Friday, October 24, 2008

Walking and Community

This post is a continuation of yesterday's post and some thoughts I shared with a small group of neighborhood activists meeting at the First Unitarian Church last night.

As noted yesterday, the authors of “A Pattern Language” argue that “Individuals have no effective voice in any community of more than 5,000 to 10,000 persons.”

Because people need a voice in determining the destiny of their communities, smallness matters. Communities must be about self-governance, i.e. local power. Here again, I have my differences with how our city government is configured. Power, some power, needs to devolve from City Hall to Portland neighborhoods that are true communities.

Such devolution is part of a community effort to become self-sustaining.

Another part of that effort is developing commerce that is locally owned. Ownership of business needs to be part of the community for it to be responsive. Customers and business owners alike should strive to keep our resources within our communities.

And yes we should be able to walk to the stores in 20-minutes.

Communities have institutions: a library, a theater, a post office, bus stops, parks, plazas, cafes, (Third Places) and “nodes” of activity to name a few mentioned in “A Pattern Language.” All should be within easy walking distance of community residents and of each other.

A journalist’s aside: Communities also communicate. In fact, communication defines community just as it defines culture in general. Without communication, there is no community. We need to communicate to be a community, and the quality of that communication determines the quality of the community. The word “civility” is often invoked at this point. (An observation: with some exceptions, the smaller the political arena, the more civil the political discourse.)

So communities need community newspapers, in print or on-line. In recent years, list serves have also aided community communication.

The foremost community institutions are schools, where some of the most important community communication should take place. Schools, like families, are inter-generational time binders. They communicate knowledge, tradition, culture and, most importantly, values — individual and community values.

Schools should be true community schools. And yes, we and our children should be able to walk to them SAFELY in 20 minutes.

Here’s a quibble with the Portland school district. Schools should be — and should be called — community learning centers. They should be open year round to all. We all need to learn, and we can learn from each other. Our current schools don’t teach enough about their surrounding communities. They overlook local history, archeology, commerce and, most woefully, our dreams for the future.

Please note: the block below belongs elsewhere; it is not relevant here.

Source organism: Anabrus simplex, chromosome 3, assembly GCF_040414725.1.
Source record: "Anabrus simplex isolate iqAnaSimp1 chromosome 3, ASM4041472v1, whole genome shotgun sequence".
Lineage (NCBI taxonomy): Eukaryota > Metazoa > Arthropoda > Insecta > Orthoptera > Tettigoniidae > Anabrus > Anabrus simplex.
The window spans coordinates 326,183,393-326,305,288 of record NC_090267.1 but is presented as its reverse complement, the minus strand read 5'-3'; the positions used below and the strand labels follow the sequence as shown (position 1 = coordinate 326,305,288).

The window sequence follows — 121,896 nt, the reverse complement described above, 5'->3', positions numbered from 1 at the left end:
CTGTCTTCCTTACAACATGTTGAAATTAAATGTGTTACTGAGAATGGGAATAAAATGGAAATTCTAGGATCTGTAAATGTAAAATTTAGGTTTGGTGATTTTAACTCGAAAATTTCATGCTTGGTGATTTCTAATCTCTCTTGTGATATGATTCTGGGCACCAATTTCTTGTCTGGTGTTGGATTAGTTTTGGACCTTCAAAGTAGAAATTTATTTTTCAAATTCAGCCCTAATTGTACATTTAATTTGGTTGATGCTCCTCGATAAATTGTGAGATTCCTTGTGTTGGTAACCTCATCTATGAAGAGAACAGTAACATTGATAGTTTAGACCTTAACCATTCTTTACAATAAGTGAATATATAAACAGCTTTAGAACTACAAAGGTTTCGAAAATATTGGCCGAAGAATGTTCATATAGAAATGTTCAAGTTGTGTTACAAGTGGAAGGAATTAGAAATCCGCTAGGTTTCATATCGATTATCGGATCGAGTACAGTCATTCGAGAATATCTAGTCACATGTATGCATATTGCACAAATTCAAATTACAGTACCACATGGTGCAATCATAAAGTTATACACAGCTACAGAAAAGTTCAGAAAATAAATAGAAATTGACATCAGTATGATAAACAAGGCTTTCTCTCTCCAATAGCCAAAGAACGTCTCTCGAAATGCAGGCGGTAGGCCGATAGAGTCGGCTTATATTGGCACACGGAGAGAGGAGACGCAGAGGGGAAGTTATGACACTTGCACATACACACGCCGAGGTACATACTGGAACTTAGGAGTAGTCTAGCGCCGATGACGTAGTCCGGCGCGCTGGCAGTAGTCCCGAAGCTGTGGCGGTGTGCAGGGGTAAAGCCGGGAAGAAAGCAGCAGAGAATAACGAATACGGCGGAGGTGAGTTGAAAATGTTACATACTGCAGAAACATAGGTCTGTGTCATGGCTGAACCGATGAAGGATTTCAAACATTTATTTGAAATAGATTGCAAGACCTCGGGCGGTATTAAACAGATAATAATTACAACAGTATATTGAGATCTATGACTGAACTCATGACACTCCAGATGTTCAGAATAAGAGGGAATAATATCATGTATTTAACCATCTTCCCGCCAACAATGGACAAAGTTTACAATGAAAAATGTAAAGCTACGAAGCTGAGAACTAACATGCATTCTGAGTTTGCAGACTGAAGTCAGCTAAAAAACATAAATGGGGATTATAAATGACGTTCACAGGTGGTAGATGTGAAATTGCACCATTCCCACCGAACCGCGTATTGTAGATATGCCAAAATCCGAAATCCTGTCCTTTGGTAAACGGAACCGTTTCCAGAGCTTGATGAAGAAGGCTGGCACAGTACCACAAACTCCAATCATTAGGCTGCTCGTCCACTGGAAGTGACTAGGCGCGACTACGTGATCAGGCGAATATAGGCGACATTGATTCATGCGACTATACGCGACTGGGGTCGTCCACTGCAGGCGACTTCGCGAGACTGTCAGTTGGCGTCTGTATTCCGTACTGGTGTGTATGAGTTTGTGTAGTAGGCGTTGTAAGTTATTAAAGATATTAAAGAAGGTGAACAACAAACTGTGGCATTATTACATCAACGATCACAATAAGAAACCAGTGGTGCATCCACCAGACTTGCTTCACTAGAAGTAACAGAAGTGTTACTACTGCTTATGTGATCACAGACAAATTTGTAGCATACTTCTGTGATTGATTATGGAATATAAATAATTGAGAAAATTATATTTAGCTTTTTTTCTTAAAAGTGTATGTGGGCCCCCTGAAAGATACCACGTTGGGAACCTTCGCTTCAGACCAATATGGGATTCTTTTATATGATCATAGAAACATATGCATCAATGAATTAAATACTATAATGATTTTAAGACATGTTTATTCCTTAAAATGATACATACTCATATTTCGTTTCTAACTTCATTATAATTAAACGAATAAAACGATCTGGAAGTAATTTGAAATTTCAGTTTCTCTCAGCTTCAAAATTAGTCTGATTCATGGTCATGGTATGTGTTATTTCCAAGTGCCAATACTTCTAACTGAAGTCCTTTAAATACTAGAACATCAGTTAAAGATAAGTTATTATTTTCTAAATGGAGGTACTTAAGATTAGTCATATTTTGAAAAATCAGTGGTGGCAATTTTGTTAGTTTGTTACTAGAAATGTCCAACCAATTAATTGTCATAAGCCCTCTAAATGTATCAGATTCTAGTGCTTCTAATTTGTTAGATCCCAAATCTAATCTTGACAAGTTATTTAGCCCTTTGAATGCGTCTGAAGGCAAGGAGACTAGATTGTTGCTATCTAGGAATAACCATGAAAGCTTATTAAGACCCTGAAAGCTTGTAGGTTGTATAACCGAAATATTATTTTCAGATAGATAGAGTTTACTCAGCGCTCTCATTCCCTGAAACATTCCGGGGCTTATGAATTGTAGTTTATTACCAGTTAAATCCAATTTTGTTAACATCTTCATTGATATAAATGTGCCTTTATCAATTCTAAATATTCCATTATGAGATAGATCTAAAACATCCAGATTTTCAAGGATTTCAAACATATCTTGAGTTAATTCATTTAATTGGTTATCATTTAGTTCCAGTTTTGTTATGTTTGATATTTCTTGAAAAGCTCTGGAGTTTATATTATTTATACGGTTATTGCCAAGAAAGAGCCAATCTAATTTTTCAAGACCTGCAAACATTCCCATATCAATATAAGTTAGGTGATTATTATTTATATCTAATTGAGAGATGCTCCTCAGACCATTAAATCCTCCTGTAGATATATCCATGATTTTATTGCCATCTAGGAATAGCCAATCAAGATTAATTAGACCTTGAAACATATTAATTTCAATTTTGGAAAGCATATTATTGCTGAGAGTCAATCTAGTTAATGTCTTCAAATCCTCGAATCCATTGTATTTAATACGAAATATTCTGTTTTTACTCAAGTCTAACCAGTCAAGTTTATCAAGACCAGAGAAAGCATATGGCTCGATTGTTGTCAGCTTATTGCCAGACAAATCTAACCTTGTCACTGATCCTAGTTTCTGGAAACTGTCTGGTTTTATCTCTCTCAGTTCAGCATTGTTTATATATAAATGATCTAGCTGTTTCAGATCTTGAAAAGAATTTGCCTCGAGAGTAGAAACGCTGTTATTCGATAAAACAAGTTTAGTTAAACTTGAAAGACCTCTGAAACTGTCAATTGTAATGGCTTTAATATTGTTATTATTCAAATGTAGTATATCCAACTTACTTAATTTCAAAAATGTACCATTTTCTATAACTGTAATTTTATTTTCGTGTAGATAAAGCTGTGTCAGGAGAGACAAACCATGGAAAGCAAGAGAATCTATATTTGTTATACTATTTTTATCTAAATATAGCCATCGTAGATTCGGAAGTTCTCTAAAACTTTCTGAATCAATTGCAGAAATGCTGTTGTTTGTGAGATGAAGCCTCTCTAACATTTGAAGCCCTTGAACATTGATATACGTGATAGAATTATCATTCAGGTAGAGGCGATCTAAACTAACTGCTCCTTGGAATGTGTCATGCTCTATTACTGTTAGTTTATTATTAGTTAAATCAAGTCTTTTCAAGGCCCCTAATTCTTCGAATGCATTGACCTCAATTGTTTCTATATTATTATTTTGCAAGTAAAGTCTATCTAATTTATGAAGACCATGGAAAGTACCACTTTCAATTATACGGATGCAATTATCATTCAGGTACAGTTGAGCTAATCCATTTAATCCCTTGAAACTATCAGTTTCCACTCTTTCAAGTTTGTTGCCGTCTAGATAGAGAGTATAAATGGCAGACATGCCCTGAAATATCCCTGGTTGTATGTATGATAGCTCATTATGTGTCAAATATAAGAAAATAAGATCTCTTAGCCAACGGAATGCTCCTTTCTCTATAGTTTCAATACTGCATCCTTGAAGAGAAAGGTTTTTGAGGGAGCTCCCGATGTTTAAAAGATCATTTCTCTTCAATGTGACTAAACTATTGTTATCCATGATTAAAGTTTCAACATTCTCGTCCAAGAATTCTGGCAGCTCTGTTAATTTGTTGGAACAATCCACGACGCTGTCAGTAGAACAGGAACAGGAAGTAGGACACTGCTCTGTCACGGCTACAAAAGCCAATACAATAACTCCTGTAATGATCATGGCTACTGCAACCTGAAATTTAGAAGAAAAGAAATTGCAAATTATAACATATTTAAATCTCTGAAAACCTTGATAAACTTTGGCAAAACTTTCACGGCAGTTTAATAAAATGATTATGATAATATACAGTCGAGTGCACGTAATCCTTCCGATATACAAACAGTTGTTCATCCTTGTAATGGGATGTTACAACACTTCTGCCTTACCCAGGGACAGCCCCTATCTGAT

Finally, 20-minute communities should be places with of face-to-face communication. Travel was once equated with communication. You or a messenger hand-carried a message somewhere. (The telegraph ended that). Letters were highly valued. Then we “reached out and touched someone” by telephone. Now we “text” over cell phones or e-mail.

I recently stunned a community friend when I walked 10 minutes to her house and hand-delivered a thank you note to her.

When I walk to the post office or the library a lot more happens than getting there. I feel the topography of place. I slow down. Time and place become one. I am exposed to the warmth and cold. I feel the breeze. I hear the birds. I notice the tint of the leaves, I mark the changes, small changes. A newly painted fence, a strange car in a driveway, a plumber’s truck outside a house, a posted sign about a missing cat. And I encounter people. We greet each other. We sometimes stop and talk.

Dog walkers are often the easiest to talk to. Dogs are social lubricants. I met a Newfoundland walker the other day. It turned out he’s for McCain; I’m for Obama. We bonded because we are both for Newfoundlands.

Neighbors for Newfoundlands.

Neighborhoods are bound by things like Newfoundlands — and sidewalks and school auctions and farmers markets and encounters at the post office.

Our day-to-day community lives are not taken with deficit spending, stock market gyrations and car bombs in Kabul,

On my 20- minute walks (not drives) to the Hillsdale Town Center, I meet more and more friends. And, not surprisingly, the more I walk, the more friends I make and meet. And all of them are neighbors. Friends who live just minutes away, in a 20-minute neighborhood/community.

A final word about time. Think of how we have come to monetarize time. We are paid by the hour. Time is money. We have parking meters that rent time to park. Our months are marked by bills. Our years by taxes — we even have tax years.

The 20-minute neighborhood begins to return time to its proper place. Time is no longer money. Time is living. We are given a life time and the time of our lives. The 20-minute community/neighborhood restores our place in our time — and our time in our place.

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